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Recurrence of Membranoproliferative Glomerulonephritis Type II in Renal Allografts: The North American Pediatric Renal Transplant Cooperative Study Experience


Journal Article

Braun, M.; Stablein, D.; Hamiwka, L.; Bell, L.; Bartosh, S.; Strife, C.

J Am Soc Nephrol




Child; Disease Progression; Female; Glomerulonephritis-Membranoproliferative; Graft Survival; Infant; kidney transplantation; Male; North America; Proteinuria; Recurrence; Retrospective Studies; Transplantation- Homologous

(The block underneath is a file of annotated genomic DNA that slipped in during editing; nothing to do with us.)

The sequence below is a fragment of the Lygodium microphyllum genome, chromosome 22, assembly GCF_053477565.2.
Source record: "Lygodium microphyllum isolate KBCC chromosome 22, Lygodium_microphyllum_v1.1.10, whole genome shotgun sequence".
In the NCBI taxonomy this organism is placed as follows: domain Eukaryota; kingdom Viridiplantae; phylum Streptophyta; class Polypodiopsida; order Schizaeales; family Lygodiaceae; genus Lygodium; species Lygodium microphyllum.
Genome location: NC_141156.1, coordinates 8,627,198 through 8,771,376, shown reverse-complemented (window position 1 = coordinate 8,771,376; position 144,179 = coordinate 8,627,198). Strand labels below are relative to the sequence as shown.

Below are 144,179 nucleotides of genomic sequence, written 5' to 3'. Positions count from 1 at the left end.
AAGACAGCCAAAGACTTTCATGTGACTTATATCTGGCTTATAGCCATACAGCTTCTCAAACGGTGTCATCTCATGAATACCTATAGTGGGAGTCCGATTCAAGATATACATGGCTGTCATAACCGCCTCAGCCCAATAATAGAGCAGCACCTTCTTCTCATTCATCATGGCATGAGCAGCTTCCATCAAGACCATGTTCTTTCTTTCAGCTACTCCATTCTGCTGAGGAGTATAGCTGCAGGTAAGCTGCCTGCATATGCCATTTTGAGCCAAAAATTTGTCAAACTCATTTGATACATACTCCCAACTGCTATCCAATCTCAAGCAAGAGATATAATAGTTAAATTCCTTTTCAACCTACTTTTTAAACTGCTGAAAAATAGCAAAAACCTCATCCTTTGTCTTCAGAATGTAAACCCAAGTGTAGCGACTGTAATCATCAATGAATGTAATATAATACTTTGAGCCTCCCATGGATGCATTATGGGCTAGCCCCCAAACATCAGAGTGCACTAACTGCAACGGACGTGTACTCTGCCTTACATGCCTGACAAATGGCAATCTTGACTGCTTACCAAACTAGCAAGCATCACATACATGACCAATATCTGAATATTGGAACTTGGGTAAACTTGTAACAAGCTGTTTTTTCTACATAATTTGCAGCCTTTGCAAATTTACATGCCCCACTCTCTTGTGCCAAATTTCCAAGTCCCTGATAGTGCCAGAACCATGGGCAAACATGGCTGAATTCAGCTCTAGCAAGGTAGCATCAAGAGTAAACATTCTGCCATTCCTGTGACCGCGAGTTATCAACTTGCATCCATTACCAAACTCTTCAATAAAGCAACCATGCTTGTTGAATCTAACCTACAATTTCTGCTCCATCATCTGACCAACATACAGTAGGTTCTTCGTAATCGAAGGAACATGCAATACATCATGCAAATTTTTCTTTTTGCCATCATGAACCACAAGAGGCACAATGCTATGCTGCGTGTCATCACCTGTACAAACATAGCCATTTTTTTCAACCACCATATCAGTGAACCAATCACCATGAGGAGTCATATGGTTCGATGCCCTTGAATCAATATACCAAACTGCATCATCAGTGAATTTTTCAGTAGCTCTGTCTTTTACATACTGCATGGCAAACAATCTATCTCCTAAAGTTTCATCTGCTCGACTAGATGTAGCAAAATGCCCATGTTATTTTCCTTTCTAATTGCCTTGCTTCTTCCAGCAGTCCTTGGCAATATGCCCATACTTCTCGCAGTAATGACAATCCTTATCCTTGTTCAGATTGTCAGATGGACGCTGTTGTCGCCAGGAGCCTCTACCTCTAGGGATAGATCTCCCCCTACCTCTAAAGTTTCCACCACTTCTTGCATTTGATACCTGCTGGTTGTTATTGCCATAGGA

Membranoproliferative glomerulonephritis type II (MPGN II) is an uncommon form of complement-dependent acquired renal disease. Although it has been recognized since the 1970s that MPGN II recurs almost universally in renal transplants, data regarding the long-term consequences of disease recurrence are limited. Therefore, a retrospective comparative analysis of 75 patients with MPGN II contained in the North American Pediatric Renal Transplant Cooperative Study transplantation database was performed. Five-year graft survival for patients with MPGN II was significantly worse (50.0 +/- 7.5%) compared with the database as a whole (74.3 +/- 0.6%; P < 0.001). Living related donor organs had a significantly better 5-yr survival (65.9 +/- 10.7%) compared with cadaveric donor organs (34.1 +/- 9.8%; P = 0.004). The primary cause of graft failure in 11 (14.7%) patients was recurrent disease. Supplemental surveys were obtained on 29 (38%) of 75 patients. Analysis of these data indicated that recurrent disease occurred in 12 (67%) of the 18 patients with posttransplantation biopsies. Although there was no correlation between pretransplantation presentation, pre- or posttransplantation C3 levels, and either disease recurrence or graft failure, there was a strong association between heavy proteinuria and disease recurrence. The presence of glomerular crescents in allograft biopsies had a significant negative correlation with graft survival. At last follow-up, patients with recurrent disease had significantly higher serum creatinine and qualitatively more proteinuria than patients without biopsy-proven disease. These data indicate that recurrent MPGN II has a significant negative impact on renal allograft function and survival.

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